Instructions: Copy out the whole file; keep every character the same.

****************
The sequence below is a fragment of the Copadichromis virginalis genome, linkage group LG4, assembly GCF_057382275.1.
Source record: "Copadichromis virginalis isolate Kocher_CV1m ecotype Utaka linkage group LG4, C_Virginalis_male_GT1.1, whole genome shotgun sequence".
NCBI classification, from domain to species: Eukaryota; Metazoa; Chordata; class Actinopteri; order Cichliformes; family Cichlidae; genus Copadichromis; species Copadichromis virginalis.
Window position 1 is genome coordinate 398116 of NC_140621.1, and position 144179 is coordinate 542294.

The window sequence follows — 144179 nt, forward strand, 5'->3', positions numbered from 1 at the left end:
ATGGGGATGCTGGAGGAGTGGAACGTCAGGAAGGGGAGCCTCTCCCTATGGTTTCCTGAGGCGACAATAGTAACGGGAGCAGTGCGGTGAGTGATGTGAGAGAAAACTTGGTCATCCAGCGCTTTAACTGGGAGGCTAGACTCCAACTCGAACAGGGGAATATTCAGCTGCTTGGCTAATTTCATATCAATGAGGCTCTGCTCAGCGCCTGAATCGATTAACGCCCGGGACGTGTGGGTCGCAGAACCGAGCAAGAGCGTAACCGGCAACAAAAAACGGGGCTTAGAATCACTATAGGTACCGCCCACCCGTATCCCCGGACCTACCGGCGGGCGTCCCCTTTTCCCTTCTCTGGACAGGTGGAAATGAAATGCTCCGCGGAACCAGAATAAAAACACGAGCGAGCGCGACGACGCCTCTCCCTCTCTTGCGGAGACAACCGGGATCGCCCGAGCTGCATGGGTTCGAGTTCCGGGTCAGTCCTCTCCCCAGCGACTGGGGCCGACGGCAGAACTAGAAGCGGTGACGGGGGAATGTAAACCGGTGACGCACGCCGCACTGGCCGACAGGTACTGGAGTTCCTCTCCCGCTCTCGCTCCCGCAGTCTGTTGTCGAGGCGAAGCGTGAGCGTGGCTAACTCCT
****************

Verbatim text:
The sequence below is a fragment of the Copadichromis virginalis genome, linkage group LG4, assembly GCF_057382275.1.
Source record: "Copadichromis virginalis isolate Kocher_CV1m ecotype Utaka linkage group LG4, C_Virginalis_male_GT1.1, whole genome shotgun sequence".
NCBI classification, from domain to species: Eukaryota; Metazoa; Chordata; class Actinopteri; order Cichliformes; family Cichlidae; genus Copadichromis; species Copadichromis virginalis.
Window position 1 is genome coordinate 398116 of NC_140621.1, and position 144179 is coordinate 542294.

The window sequence follows — 144179 nt, forward strand, 5'->3', positions numbered from 1 at the left end:
ATGGGGATGCTGGAGGAGTGGAACGTCAGGAAGGGGAGCCTCTCCCTATGGTTTCCTGAGGCGACAATAGTAACGGGAGCAGTGCGGTGAGTGATGTGAGAGAAAACTTGGTCATCCAGCGCTTTAACTGGGAGGCTAGACTCCAACTCGAACAGGGGAATATTCAGCTGCTTGGCTAATTTCATATCAATGAGGCTCTGCTCAGCGCCTGAATCGATTAACGCCCGGGACGTGTGGGTCGCAGAACCGAGCAAGAGCGTAACCGGCAACAAAAAACGGGGCTTAGAATCACTATAGGTACCGCCCACCCGTATCCCCGGACCTACCGGCGGGCGTCCCCTTTTCCCTTCTCTGGACAGGTGGAAATGAAATGCTCCGCGGAACCAGAATAAAAACACGAGCGAGCGCGACGACGCCTCTCCCTCTCTTGCGGAGACAACCGGGATCGCCCGAGCTGCATGGGTTCGAGTTCCGGGTCAGTCCTCTCCCCAGCGACTGGGGCCGACGGCAGAACTAGAAGCGGTGACGGGGGAATGTAAACCGGTGACGCACGCCGCACTGGCCGACAGGTACTGGAGTTCCTCTCCCGCTCTCGCTCCCGCAGTCTGTTGTCGAGGCGAAGCGTGAGCGTGGCTAACTCCT